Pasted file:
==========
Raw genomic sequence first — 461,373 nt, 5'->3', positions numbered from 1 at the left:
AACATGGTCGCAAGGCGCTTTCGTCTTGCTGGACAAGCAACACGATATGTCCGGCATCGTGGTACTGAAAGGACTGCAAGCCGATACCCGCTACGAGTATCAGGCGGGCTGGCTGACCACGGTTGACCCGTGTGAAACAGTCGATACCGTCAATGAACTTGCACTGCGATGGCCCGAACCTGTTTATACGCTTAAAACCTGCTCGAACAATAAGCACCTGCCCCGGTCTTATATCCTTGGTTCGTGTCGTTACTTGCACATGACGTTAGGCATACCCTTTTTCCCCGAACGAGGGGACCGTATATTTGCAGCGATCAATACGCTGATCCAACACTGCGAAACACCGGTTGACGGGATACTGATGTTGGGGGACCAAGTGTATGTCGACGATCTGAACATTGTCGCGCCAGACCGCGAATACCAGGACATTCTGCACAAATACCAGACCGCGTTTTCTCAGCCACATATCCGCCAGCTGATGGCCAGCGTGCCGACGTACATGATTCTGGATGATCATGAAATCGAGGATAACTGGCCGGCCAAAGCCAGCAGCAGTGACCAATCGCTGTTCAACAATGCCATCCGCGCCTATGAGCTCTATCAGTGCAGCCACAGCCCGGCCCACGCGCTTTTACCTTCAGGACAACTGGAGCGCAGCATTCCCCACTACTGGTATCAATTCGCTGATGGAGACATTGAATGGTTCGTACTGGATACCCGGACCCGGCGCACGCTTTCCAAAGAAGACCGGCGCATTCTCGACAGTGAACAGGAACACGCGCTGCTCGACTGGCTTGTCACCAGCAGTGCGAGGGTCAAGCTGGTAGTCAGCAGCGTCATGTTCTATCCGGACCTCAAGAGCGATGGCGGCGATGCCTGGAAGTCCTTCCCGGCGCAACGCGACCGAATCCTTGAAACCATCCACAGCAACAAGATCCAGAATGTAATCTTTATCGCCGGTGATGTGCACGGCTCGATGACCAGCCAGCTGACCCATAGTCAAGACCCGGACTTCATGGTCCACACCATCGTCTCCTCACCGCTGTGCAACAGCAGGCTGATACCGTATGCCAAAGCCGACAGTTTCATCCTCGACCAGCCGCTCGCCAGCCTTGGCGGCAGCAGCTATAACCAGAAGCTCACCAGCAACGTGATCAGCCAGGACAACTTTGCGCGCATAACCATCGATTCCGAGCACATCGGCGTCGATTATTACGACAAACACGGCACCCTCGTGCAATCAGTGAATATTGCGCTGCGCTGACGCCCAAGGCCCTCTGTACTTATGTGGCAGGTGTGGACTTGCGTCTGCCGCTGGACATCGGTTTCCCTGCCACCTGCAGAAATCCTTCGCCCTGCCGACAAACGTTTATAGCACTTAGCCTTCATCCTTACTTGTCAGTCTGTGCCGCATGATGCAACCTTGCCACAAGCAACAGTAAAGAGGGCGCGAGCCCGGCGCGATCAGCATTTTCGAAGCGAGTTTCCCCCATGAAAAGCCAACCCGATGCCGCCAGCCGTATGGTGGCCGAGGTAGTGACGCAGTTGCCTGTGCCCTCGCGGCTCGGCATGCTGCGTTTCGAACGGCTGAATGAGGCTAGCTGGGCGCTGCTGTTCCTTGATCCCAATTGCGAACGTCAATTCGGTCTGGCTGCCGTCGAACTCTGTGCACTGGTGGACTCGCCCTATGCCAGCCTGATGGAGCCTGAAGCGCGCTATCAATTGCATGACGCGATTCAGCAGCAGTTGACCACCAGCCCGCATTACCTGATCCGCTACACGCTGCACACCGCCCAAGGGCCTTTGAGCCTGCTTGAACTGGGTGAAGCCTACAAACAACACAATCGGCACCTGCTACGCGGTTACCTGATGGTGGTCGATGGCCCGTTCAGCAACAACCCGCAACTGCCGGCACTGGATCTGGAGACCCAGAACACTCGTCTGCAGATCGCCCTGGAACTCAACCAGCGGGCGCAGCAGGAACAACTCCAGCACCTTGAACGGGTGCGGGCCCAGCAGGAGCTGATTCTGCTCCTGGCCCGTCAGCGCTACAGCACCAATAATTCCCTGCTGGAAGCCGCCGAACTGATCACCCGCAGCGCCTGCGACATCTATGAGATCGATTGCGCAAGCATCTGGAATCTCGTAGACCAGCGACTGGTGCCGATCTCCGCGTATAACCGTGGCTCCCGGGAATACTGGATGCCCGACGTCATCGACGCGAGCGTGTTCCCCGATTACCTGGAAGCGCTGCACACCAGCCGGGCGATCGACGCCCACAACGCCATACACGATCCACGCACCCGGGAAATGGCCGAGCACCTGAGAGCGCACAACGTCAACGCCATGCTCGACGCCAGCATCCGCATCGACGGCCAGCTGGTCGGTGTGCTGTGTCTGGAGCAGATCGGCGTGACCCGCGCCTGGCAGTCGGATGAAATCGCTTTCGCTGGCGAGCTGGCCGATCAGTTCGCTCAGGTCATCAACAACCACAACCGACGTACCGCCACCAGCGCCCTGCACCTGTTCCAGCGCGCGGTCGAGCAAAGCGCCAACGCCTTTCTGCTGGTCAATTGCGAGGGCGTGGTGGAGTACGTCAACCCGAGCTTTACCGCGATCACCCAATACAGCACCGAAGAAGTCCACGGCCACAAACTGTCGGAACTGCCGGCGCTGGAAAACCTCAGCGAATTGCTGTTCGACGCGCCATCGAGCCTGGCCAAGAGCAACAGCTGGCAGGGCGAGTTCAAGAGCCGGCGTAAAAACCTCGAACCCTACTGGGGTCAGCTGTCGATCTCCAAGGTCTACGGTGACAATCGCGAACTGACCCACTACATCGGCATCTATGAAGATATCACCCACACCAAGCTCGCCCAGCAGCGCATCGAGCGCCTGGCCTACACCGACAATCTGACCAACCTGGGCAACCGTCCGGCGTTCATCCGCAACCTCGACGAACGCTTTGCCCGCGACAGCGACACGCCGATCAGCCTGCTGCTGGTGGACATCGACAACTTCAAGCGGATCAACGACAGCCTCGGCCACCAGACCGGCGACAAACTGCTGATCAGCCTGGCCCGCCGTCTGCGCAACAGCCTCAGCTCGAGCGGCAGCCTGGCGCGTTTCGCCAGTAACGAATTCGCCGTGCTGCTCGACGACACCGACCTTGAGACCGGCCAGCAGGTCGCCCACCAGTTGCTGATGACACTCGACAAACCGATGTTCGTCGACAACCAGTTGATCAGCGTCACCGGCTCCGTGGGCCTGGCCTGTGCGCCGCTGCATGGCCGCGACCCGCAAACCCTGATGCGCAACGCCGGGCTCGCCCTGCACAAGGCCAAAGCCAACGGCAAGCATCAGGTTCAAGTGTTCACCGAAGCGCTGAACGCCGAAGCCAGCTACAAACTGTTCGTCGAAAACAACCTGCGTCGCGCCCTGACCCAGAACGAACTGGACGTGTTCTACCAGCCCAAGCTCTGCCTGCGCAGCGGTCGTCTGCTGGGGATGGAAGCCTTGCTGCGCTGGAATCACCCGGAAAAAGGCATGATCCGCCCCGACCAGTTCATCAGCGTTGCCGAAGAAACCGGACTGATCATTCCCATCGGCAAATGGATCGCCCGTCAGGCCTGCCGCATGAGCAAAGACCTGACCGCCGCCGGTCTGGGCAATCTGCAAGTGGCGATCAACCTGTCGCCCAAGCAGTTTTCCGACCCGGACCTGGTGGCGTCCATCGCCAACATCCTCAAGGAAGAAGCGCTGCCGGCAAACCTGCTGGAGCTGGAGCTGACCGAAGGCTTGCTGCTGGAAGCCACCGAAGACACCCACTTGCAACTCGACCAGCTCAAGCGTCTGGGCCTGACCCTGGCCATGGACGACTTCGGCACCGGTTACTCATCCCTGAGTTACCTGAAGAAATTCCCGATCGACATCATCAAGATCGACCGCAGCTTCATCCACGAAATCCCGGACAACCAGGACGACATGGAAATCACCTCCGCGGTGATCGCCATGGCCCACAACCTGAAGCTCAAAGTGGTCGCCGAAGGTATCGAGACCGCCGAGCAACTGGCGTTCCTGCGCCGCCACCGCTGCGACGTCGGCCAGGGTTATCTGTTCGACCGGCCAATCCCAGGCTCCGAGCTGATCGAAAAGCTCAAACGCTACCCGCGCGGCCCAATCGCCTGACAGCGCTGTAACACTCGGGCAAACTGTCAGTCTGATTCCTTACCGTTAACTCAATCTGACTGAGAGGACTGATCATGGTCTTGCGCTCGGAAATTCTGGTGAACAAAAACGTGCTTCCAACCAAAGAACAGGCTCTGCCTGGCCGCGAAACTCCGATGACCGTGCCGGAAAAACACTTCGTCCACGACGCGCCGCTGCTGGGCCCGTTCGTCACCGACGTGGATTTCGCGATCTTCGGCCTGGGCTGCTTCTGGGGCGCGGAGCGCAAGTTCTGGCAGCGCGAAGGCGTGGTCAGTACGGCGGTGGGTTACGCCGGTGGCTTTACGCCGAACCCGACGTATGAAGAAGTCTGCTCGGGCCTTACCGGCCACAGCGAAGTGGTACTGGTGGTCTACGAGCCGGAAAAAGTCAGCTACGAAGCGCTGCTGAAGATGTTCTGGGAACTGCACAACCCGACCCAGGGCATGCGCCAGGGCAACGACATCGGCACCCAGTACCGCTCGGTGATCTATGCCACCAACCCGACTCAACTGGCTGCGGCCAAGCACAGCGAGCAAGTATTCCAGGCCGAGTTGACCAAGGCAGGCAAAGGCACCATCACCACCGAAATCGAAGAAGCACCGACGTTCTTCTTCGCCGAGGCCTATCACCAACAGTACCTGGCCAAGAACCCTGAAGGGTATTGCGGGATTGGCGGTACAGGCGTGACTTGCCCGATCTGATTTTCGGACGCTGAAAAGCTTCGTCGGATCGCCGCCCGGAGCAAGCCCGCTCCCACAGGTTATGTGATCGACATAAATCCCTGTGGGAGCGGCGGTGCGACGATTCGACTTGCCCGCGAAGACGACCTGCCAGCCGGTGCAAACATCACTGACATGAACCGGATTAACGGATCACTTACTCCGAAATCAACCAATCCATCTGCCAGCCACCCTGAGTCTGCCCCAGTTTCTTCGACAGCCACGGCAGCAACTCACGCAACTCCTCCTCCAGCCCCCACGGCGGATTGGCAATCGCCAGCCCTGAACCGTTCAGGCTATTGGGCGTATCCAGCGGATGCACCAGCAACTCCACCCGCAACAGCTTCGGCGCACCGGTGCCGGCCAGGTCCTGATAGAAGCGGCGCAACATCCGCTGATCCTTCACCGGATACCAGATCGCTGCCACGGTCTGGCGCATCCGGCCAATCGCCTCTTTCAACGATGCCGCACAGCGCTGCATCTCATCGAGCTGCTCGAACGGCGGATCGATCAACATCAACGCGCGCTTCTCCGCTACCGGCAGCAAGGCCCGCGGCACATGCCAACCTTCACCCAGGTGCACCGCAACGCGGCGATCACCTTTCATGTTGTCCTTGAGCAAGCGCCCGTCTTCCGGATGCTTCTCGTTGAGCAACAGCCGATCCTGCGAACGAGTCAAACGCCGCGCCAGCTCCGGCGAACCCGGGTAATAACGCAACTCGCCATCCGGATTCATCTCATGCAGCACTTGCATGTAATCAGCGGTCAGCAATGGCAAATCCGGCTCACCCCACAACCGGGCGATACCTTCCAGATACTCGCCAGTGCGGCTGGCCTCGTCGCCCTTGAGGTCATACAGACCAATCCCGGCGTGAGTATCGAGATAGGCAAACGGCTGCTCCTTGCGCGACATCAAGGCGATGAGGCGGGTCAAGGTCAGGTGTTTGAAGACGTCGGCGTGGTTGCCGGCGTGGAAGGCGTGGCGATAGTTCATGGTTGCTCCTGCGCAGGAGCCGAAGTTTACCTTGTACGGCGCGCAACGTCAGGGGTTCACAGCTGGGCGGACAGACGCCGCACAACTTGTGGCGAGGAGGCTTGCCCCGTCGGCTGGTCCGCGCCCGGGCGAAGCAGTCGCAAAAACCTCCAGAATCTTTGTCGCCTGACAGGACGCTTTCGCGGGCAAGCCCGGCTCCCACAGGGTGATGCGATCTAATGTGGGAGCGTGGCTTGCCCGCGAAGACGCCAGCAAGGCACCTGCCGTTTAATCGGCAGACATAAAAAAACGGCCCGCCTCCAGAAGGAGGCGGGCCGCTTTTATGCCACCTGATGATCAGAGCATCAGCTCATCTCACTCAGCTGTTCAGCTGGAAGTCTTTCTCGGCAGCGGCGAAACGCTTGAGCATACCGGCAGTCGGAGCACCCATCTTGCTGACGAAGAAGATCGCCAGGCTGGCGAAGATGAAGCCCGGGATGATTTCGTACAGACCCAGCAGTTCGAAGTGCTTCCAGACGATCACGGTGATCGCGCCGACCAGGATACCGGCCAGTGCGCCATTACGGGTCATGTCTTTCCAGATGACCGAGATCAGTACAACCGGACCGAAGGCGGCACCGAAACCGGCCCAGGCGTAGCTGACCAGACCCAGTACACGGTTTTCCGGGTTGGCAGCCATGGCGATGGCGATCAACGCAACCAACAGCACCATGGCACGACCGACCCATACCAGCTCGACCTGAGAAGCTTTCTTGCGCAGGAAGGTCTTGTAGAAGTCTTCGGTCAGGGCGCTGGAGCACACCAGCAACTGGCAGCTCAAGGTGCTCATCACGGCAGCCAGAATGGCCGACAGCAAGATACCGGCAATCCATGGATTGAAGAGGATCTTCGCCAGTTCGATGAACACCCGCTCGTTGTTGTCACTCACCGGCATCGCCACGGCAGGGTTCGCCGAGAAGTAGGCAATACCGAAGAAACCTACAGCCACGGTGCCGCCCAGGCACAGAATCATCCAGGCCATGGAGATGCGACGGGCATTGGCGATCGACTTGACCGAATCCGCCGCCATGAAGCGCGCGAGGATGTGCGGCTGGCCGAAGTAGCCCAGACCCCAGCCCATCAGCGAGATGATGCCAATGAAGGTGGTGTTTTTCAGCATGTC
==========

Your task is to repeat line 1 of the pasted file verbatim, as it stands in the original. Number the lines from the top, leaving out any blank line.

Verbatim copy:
Raw genomic sequence first — 461,373 nt, 5'->3', positions numbered from 1 at the left: